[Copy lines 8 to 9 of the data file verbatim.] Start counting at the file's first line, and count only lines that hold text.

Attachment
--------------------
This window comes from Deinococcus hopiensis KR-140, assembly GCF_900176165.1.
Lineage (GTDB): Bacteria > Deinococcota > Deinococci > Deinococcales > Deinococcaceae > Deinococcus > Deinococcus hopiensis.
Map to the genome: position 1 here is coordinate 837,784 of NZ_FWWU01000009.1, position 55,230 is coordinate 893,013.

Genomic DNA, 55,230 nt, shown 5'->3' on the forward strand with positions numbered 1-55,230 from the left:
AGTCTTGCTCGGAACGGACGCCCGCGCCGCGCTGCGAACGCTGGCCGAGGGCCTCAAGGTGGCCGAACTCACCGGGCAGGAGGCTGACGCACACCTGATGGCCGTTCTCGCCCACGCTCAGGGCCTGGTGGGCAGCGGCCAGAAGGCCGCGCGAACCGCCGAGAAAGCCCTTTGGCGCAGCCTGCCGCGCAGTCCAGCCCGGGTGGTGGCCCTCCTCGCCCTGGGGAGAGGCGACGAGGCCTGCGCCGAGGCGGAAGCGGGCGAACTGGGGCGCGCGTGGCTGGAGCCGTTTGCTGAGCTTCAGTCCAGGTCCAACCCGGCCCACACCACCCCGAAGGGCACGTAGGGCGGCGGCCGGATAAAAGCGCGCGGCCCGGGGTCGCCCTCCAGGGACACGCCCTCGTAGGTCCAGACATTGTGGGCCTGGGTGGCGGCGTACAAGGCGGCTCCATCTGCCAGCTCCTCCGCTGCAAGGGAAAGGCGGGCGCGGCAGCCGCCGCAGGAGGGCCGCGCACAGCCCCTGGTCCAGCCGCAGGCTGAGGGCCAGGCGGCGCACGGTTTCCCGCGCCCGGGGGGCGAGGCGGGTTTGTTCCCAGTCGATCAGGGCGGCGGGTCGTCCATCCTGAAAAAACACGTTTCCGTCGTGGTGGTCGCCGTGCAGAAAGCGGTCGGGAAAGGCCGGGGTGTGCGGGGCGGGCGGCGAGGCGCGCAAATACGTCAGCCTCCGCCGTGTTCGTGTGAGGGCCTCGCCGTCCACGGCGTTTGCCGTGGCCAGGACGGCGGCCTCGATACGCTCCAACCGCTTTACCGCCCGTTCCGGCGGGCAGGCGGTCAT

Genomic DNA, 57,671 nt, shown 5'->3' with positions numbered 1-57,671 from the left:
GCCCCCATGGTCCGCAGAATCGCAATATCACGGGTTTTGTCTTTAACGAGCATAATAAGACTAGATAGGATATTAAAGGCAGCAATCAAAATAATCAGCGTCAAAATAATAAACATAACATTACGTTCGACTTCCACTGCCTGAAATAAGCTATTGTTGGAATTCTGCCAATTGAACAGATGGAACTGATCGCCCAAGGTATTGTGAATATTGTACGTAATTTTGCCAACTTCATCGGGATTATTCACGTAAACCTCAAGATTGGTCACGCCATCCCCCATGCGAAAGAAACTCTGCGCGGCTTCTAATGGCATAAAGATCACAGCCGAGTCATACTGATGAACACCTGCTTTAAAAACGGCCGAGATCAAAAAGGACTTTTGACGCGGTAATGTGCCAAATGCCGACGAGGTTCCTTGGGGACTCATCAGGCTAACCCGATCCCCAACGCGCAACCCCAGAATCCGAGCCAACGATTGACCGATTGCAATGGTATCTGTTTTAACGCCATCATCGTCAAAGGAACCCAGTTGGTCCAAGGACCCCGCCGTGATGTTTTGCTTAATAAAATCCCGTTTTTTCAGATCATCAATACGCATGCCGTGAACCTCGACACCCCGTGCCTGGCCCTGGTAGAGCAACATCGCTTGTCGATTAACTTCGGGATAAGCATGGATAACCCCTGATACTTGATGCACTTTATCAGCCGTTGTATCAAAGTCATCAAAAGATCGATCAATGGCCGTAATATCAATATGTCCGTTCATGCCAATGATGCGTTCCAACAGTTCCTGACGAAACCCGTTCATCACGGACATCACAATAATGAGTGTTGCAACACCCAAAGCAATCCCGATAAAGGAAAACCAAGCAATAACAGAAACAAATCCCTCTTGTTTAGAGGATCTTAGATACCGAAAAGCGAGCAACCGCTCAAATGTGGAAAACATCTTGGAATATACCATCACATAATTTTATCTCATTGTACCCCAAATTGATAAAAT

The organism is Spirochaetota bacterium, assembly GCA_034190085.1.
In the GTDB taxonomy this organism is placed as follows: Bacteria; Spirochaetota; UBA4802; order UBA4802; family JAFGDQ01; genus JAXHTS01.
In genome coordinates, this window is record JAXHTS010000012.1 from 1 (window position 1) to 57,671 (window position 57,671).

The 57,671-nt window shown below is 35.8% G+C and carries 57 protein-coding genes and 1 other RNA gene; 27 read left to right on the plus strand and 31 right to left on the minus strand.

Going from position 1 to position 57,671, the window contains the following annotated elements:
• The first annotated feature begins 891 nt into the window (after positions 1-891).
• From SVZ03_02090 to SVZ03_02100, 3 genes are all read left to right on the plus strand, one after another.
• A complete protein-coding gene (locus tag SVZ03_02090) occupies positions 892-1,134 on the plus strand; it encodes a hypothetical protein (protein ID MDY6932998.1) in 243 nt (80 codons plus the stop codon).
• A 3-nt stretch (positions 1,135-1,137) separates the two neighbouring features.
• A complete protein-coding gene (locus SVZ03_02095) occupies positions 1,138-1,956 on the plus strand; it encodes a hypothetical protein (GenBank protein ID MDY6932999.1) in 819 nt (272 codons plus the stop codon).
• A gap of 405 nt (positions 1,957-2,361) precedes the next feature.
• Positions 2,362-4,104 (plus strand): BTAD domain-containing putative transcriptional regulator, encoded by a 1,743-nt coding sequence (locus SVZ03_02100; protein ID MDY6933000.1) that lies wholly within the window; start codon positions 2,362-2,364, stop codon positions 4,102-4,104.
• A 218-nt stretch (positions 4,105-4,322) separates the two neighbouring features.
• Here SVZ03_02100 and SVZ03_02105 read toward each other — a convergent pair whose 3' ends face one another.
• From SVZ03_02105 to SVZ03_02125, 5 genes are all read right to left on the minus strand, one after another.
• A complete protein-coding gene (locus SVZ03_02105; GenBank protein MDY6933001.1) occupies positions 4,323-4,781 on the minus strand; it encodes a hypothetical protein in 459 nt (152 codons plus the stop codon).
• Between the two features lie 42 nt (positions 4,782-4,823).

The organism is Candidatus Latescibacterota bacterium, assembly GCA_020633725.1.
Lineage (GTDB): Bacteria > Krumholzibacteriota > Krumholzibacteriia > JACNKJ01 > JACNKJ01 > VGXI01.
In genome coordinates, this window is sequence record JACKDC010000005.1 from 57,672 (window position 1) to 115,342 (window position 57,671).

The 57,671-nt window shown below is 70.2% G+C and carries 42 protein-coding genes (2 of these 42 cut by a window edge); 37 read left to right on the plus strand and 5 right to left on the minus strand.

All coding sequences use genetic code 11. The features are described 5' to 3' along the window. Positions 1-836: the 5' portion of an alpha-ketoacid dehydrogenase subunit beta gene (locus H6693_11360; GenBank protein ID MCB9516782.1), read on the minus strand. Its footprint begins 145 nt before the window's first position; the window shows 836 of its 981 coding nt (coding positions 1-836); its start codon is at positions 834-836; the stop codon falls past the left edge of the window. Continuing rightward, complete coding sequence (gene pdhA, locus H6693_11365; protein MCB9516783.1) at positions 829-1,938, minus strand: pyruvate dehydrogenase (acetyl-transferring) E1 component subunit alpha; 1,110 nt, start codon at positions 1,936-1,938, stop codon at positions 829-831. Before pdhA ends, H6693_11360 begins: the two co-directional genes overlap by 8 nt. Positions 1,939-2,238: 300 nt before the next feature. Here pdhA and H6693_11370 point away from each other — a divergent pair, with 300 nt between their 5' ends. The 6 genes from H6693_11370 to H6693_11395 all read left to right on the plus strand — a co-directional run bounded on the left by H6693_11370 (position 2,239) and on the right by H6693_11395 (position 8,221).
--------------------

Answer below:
The organism is Spirochaetota bacterium, assembly GCA_034190085.1.
In the GTDB taxonomy this organism is placed as follows: Bacteria; Spirochaetota; UBA4802; order UBA4802; family JAFGDQ01; genus JAXHTS01.